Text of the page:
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Iliad lays claim to Europe's most powerful AI supercomputer

Rarely one to play it coy, France-based Iliad has announced an eye-catching plan to capitalise on AI hype.

Nick Wood

September 28, 2023

4 Min Read
Iliad lays claim to Europe's most powerful AI supercomputer
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Rarely one to play it coy, France-based Iliad has announced an eye-catching plan to capitalise on AI hype.

Central to this strategy is the deployment of an AI supercomputer. Iliad has bought itself an Nvidia DGX SuperPOD, which is the chip maker’s turnkey AI data centre solution. It has opted for the top-end version, which comes equipped with Nvidia’s H100 GPUs, designed to support the most demanding AI workloads, which includes training large language models (LLMs).

Deployed at one of Iliad’s data centres near Paris, the telco claims it is Europe’s most potent AI supercomputer to date.

It will be put to use by Iliad’s cloud services division, Scaleway, which will use it to underpin a range of cloud-native AI offerings to businesses. Enterprises that want their own LLM can use the supercomputer to train one. If that sounds like overkill, Scaleway will also make available smaller portions of its AI supercomputer resources to companies want to develop smaller, more targeted AI models.

“In the coming months, Scaleway will continue to invest in building up a leading European AI ecosystem, particularly by further increasing its available computing power,” Iliad said in a press release.

With so many telcos boarding the generative AI hype train this year, there is mounting pressure to stand out from both rival telcos and hyperscalers.

Iliad has opted for the tried and tested ‘most powerful to-date’ approach, which is certainly eye-catching, but expensive – particularly if it wants to maintain that technological edge over the competition in the coming years. It nonetheless offers a way for Iliad to differentiate itself from hyperscalers without having to go toe-to-toe with them on breadth of coverage.

The other point of difference Iliad could leverage is its local presence and expertise. This might appeal to some of France’s domestic megacorps, which range from banking and insurance multinationals like BNP Paribas and Axa, to aerospace and defence giants like Airbus, Thales, and Dassault.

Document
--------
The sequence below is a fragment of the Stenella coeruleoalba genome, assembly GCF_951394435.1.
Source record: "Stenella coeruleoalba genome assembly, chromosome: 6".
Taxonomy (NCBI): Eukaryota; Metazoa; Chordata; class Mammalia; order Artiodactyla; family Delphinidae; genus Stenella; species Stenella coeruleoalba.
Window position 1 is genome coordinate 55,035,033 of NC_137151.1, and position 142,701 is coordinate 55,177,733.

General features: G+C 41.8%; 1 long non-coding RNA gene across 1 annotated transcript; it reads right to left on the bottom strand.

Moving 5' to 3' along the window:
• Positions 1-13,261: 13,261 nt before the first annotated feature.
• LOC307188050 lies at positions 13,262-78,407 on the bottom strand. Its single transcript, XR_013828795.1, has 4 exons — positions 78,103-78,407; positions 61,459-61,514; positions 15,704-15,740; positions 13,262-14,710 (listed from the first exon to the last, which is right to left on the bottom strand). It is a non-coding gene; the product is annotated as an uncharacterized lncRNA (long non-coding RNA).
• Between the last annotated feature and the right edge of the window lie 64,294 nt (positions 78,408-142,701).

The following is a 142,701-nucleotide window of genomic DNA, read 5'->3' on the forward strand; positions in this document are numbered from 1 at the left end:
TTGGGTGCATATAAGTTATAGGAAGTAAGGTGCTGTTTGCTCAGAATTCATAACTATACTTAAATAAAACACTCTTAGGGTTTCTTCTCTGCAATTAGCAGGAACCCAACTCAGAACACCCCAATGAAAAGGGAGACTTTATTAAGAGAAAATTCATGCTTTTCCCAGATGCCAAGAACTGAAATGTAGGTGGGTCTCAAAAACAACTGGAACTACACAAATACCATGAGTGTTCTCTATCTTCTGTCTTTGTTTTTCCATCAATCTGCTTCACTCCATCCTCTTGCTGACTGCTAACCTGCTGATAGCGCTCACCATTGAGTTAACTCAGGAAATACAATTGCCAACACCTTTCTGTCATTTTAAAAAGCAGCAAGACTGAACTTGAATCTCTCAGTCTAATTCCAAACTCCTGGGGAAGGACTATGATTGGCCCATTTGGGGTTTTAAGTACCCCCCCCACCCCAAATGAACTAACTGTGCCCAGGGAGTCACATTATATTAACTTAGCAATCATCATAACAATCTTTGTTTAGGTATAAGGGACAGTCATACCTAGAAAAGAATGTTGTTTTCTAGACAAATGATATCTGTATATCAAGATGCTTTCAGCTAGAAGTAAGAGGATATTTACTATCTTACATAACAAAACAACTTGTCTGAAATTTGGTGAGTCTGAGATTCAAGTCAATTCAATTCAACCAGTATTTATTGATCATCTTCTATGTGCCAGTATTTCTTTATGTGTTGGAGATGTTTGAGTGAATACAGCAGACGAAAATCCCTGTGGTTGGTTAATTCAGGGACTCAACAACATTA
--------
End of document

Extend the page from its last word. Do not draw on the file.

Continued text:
Tied to this is the possible desire among French enterprises – and regulators – for LLMs to be trained on infrastructure located within France, in the interests of data sovereignty and maintaining oversight of sensitive information.

Iliad’s arrival to the generative AI party represents another feather in Nvidia’s cap.

The US-based chip maker is betting heavily on AI as the next growth engine that will propel the company – which has already seen some stellar growth in just the last couple of years – to even greater heights.

In May, it announced that its new AI ‘superchip’, called Grace Hopper, has entered into production, and will power a new supercomputer solution, the DGX GH200 – start saving now, Iliad.

Nvidia is also trying to tempt operators to use its graphics processing units (GPUs) as RAN accelerators that can improve the performance of cloud-native networks. Just this week, Japanese incumbent DoCoMo launched what it claims is the world’s first GPU-accelerated network, in partnership with Nvidia.

Meanwhile, in addition to a supercomputer, Iliad also revealed this week that it has opened an AI excellence lab. It has invested €100 million and counting into the new facility, chaired by Iliad CEO Xavier Niel.

Its mission is to train a new generation of AI researchers, and contribute to the AI ecosystem by making its findings publicly available. To further its research, the lab will now also be able to access Iliad’s new supercomputer.

Iliad also plans to host an AI conference at Paris-based start-up campus, Station F. Taking place in mid-November, it plans to showcase the most recent advances in AI, and serve as a forum to discuss AI’s impact on business, and anticipate upcoming trends.

Such is the degree of AI hype at the moment, it is tempting to categorise some announcements as telcos merely jumping on the bandwagon in the interests of positive PR.

That doesn’t appear to be the case with Iliad though, which seems to be putting some serious money where its mouth is. On that note, it be interesting to see – further down the line – how talkative Iliad is when it comes to discussing a return on this investment.

 

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About the Author(s)

Nick Wood

Nick is a freelancer who has covered the global telecoms industry for more than 15 years. Areas of expertise include operator strategies; M&As; and emerging technologies, among others. As a freelancer, Nick has contributed news and features for many well-known industry publications. Before that, he wrote daily news and regular features as deputy editor of Total Telecom. He has a first-class honours degree in journalism from the University of Westminster.

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